I'm on a book-reviewing tear! Or something. Actually I decided to make an effort to review any book I read. I read a lot of short fiction these days, but trying to review something like an Asimov's doesn't make sense to me. Read Locus Magazine if you want that. But I think it's probably reasonable to write a review of anything book length, so here we are. Mixed in with my recent splurge of Old Man's War books I read a nonfiction book as well - Pale Blue Dot by Carl Sagan. You can get the book from Amazon at the link above, but I got my copy by signing up for a three year membership in The Planetary Society. If you think space exploration is worth pursuing there are worse places to throw a few bucks.
Pale Blue Dot is inspired by this photo taken by Voyager 1 in 1990. The bright spot is Earth. Sagan had fought to get the picture taken, it has minimal science value but he felt it was the next step after the "Earthrise" photo from Apollo. and that mankind needed to see Earth from 4 billion miles away.
This book, to put it simply, is a fantastic read. It's a tiny bit dated these days (it talks about Cassini and Huygens as probes on the drawing board and not probes that actually returned increadible images last year), but the science is still pretty intact. This is simultaneously an indictment of current NASA where nothing has changed in the last 13 years, and an endorsement of the gripping prose that Sagan is famous for. Even when I said to myself "well that's dated" it was still a good read. Space exploration lost a great communicator when Sagan passed away, and his is a voice that is sorely missed in this day and age of religious fundamentalism and short-sighed policies.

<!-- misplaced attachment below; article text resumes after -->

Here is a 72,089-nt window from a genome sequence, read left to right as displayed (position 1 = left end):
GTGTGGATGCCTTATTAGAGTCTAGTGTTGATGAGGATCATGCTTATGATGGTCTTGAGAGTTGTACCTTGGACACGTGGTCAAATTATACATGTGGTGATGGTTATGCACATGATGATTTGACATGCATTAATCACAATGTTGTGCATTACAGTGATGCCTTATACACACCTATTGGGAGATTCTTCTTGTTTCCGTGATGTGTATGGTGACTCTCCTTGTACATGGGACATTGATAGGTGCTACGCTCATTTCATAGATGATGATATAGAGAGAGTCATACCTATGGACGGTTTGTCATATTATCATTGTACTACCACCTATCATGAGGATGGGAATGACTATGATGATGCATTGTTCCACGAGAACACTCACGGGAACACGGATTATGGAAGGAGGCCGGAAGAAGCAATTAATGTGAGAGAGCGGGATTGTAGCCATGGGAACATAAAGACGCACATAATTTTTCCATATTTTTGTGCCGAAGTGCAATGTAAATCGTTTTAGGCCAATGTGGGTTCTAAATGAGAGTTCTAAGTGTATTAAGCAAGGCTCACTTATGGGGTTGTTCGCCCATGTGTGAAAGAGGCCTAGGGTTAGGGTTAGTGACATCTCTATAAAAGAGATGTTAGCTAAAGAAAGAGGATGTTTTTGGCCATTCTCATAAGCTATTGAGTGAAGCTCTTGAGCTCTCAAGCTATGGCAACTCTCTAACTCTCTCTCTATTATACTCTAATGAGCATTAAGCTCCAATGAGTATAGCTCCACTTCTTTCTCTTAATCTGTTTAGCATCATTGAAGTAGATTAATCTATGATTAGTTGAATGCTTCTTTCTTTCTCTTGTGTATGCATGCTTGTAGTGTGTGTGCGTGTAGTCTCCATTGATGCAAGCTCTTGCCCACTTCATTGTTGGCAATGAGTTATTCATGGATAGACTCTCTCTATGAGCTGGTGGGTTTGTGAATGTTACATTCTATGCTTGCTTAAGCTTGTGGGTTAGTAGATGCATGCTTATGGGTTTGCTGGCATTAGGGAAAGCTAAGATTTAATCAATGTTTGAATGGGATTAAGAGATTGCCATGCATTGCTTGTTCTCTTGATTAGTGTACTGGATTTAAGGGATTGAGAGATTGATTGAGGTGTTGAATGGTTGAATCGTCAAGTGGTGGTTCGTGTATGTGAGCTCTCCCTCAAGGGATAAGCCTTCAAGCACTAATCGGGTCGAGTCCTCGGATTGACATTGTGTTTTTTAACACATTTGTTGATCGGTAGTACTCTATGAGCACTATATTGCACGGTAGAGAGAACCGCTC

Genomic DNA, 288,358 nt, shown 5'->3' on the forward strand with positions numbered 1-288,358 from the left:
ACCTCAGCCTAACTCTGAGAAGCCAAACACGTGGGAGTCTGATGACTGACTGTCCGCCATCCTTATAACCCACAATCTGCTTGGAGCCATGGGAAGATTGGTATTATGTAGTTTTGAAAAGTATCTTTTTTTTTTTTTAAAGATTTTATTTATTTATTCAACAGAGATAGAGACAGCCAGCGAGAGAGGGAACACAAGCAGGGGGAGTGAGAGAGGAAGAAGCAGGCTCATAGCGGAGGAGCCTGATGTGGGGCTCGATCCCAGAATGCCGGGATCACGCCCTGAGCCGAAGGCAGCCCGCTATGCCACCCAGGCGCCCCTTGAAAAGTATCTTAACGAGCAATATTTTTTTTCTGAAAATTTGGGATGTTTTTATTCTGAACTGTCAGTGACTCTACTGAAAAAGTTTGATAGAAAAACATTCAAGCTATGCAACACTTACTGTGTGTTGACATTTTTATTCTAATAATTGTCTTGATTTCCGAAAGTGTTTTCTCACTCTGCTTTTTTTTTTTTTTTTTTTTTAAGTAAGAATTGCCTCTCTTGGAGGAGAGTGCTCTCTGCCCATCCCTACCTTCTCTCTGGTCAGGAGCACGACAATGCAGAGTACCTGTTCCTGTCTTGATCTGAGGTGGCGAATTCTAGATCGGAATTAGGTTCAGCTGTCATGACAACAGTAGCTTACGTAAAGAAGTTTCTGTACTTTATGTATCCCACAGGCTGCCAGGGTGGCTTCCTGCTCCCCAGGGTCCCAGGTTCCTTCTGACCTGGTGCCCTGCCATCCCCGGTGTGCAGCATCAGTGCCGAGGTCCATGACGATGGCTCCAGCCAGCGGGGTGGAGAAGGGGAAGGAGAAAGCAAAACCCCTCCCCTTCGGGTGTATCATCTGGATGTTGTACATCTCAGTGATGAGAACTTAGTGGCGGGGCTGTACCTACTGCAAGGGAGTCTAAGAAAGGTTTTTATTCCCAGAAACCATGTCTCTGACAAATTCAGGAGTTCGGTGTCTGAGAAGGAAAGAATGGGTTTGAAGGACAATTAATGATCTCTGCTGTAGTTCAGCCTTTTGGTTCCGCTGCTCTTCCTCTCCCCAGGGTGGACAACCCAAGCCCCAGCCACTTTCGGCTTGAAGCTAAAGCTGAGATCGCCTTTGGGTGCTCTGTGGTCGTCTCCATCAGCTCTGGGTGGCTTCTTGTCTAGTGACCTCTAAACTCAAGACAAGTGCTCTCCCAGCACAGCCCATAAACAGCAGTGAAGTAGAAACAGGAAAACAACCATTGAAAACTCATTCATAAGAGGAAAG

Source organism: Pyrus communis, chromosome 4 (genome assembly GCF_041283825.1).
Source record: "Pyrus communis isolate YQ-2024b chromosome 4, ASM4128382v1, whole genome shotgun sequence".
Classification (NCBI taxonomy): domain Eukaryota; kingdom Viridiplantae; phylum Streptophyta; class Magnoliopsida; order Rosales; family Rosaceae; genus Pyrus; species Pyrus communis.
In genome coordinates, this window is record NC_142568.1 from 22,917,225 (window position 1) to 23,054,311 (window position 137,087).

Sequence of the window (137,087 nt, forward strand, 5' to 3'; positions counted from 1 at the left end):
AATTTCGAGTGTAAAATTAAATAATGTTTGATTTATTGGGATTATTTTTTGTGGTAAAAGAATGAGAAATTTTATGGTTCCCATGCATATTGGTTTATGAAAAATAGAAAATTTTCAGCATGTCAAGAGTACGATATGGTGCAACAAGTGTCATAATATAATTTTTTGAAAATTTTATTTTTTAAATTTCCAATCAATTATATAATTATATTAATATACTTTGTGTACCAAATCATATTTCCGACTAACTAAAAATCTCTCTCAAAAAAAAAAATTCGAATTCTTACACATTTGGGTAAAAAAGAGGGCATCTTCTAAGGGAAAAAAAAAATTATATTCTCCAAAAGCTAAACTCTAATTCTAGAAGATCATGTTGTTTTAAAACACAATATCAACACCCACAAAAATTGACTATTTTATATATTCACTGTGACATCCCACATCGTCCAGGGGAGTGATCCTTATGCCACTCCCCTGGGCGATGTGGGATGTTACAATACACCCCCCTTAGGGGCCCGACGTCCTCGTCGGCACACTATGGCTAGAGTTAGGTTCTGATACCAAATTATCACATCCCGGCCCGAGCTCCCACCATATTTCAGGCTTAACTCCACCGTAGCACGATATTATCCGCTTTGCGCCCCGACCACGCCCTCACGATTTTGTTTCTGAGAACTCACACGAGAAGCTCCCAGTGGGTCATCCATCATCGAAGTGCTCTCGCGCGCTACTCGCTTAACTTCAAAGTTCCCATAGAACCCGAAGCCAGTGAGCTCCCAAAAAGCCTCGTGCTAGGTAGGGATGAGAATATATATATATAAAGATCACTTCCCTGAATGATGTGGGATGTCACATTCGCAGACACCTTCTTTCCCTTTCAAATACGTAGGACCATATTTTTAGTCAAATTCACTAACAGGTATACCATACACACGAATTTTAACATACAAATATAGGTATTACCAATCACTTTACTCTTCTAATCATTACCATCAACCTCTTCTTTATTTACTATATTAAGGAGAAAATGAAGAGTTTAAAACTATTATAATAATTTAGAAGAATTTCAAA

The book cover both some philosophy of why we should explore space, where we should use robots vs where we need humans, as well as a remarkably current snapshot of what we know about our solar system. As Wikipedia puts it:
Pale Blue Dot: A Vision of the Human Future in Space (1994) is a non-fiction book by Carl Sagan. It is the sequel to Cosmos and was inspired by the "Pale Blue Dot" photograph, for which Sagan provides a sobering description. In this book, Sagan mixes philosophy about the human place in the universe with a description of what was known about the solar system at the time the book was published. He also details a human vision for the future.
The book opens by discussing the wandering nature of mankind but quickly moves onto what Sagan describes as "The Great Demotions" as human science moved from a Earth-centric view to (relucantly) a Sun-centric view, to realizing that even the Sun is really just an "uncharted backwaters of the unfashionable end of the western spiral arm of the galaxy." (that last bit is from Hitchhiker's Guide to the Galaxy. Some people would say that mixing Sagan and Adamns is odd. Those people are wrong. Some people would say if we understood the connection the planet would overall be a much better place to live. Those people are right.) The Great Demotions took centuries and human culture, human religion, and human nature resisted each one, but here we are today where anybody not wearing blinders will accept that cosmologically speaking there's nothing particularly special about the Earth.